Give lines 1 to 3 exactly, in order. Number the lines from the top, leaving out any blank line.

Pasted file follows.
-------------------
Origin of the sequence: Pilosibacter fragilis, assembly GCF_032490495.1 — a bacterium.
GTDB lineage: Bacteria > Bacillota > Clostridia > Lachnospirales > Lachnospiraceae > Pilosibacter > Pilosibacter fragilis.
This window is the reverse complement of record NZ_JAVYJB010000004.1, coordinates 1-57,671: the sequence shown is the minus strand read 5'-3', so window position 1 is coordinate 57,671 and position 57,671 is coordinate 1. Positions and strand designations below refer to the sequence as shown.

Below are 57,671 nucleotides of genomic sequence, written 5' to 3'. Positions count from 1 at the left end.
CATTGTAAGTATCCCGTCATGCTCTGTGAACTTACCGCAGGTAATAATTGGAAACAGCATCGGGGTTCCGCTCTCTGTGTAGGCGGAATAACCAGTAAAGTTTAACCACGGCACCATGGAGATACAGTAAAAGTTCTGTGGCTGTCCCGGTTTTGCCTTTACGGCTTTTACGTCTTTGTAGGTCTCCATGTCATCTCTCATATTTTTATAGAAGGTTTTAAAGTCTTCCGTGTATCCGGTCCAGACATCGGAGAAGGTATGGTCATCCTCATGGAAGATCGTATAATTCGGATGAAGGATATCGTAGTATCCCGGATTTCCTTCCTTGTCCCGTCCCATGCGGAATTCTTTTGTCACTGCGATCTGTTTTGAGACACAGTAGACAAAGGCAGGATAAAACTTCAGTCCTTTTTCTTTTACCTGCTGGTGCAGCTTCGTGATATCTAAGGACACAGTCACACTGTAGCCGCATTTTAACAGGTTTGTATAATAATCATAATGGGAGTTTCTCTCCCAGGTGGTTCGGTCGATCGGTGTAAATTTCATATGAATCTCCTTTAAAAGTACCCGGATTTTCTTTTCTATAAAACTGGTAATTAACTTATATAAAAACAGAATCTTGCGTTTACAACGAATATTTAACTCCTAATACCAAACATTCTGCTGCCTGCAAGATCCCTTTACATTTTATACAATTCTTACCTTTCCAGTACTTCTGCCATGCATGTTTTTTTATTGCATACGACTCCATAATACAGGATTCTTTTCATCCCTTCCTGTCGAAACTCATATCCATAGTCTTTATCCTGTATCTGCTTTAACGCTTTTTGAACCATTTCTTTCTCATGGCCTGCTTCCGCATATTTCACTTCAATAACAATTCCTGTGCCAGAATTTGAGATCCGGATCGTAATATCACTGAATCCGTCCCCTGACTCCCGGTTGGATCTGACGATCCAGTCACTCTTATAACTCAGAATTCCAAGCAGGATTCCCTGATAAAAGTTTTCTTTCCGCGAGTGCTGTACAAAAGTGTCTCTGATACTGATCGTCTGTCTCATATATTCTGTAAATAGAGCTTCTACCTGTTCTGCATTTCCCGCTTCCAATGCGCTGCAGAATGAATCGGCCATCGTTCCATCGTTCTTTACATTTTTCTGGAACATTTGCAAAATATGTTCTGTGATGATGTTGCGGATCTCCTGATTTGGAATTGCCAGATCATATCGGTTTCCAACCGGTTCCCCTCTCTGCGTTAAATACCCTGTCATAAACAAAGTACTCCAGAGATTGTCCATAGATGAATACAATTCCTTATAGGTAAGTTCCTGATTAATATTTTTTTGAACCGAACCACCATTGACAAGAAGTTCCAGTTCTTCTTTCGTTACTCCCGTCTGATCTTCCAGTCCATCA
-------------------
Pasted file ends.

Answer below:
Origin of the sequence: Pilosibacter fragilis, assembly GCF_032490495.1 — a bacterium.
GTDB lineage: Bacteria > Bacillota > Clostridia > Lachnospirales > Lachnospiraceae > Pilosibacter > Pilosibacter fragilis.
This window is the reverse complement of record NZ_JAVYJB010000004.1, coordinates 1-57,671: the sequence shown is the minus strand read 5'-3', so window position 1 is coordinate 57,671 and position 57,671 is coordinate 1. Positions and strand designations below refer to the sequence as shown.